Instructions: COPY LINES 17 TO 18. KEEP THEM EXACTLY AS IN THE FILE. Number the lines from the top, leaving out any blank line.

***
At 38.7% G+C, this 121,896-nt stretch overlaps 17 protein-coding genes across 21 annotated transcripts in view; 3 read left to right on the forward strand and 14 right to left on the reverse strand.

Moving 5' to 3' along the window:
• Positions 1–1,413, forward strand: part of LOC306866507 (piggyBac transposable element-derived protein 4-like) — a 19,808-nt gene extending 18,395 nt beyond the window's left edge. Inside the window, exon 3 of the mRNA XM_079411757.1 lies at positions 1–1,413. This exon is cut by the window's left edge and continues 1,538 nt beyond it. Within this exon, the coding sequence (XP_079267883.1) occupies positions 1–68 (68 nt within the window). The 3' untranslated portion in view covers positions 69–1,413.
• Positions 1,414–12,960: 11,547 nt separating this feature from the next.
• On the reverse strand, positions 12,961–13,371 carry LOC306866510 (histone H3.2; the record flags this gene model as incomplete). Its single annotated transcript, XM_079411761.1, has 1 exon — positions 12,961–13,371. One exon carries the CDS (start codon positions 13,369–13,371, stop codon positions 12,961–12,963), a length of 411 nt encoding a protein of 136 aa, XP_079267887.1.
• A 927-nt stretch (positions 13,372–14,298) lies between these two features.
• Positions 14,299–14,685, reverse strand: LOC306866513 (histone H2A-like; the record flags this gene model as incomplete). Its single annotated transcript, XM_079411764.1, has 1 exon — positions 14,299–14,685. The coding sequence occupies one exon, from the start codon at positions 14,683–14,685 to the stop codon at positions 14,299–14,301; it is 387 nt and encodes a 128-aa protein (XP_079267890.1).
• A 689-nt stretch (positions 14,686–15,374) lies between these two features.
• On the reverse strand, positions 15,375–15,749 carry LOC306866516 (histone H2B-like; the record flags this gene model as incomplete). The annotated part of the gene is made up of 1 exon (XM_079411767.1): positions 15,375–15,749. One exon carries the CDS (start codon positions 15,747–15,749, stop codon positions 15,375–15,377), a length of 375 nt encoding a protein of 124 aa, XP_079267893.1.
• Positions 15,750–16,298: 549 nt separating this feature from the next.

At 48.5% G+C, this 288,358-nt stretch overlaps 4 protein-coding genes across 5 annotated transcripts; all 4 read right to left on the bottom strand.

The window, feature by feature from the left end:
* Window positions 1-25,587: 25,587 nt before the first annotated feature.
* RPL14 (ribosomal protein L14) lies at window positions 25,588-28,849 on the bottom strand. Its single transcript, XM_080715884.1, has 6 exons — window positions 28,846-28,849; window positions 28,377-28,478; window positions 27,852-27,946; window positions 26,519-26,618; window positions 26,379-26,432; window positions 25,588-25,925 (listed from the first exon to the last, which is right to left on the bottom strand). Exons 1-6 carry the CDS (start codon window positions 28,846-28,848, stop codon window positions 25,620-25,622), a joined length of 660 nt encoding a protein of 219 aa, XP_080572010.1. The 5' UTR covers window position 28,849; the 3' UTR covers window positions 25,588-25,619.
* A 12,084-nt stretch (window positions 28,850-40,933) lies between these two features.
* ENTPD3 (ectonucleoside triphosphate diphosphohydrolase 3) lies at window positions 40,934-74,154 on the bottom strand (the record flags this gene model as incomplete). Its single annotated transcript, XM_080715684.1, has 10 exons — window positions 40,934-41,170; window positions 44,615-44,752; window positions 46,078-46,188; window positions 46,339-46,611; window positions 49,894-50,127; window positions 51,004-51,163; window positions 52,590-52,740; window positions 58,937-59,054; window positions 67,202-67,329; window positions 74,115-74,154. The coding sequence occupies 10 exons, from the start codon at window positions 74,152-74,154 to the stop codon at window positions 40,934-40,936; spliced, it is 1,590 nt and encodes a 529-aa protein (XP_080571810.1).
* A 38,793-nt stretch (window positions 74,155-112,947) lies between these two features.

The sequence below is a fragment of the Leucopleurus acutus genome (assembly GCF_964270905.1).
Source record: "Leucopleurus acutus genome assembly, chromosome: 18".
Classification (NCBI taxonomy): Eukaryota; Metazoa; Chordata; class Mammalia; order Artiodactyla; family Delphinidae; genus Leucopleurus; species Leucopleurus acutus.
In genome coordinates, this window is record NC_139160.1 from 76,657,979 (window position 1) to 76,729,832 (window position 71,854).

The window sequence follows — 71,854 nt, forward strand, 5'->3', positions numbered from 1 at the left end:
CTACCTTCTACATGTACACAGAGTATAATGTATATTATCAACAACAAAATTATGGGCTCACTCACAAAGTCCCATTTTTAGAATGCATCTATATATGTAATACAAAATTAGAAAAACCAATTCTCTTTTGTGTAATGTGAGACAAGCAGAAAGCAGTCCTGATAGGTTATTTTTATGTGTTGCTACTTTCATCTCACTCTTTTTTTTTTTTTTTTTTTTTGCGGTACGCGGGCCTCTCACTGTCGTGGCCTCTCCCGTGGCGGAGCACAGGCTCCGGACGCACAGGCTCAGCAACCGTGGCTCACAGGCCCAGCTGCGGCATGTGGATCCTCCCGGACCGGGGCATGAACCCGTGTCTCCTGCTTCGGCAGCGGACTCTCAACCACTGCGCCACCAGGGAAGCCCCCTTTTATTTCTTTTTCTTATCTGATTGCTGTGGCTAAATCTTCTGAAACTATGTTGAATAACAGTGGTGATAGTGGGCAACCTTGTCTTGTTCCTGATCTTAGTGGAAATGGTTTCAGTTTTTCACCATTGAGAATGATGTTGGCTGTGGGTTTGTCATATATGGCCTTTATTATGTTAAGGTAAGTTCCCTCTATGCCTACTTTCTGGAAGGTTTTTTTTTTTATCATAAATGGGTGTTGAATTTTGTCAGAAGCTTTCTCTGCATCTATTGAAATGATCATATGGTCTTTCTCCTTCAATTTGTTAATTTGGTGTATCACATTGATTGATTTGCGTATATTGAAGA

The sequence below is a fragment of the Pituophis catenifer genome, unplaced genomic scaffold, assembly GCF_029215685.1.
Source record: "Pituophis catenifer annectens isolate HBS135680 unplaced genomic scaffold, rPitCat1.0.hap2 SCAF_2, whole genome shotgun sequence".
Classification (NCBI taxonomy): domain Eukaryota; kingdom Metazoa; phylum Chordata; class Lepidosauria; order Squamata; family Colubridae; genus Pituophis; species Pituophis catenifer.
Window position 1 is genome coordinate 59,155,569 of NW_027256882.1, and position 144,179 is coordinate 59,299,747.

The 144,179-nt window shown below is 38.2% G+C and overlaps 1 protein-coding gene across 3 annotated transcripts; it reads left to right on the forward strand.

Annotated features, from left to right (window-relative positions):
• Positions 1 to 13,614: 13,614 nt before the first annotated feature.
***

* A 38,793-nt stretch (window positions 74,155-112,947) lies between these two features.

The sequence below is a fragment of the Leucopleurus acutus genome (assembly GCF_964270905.1).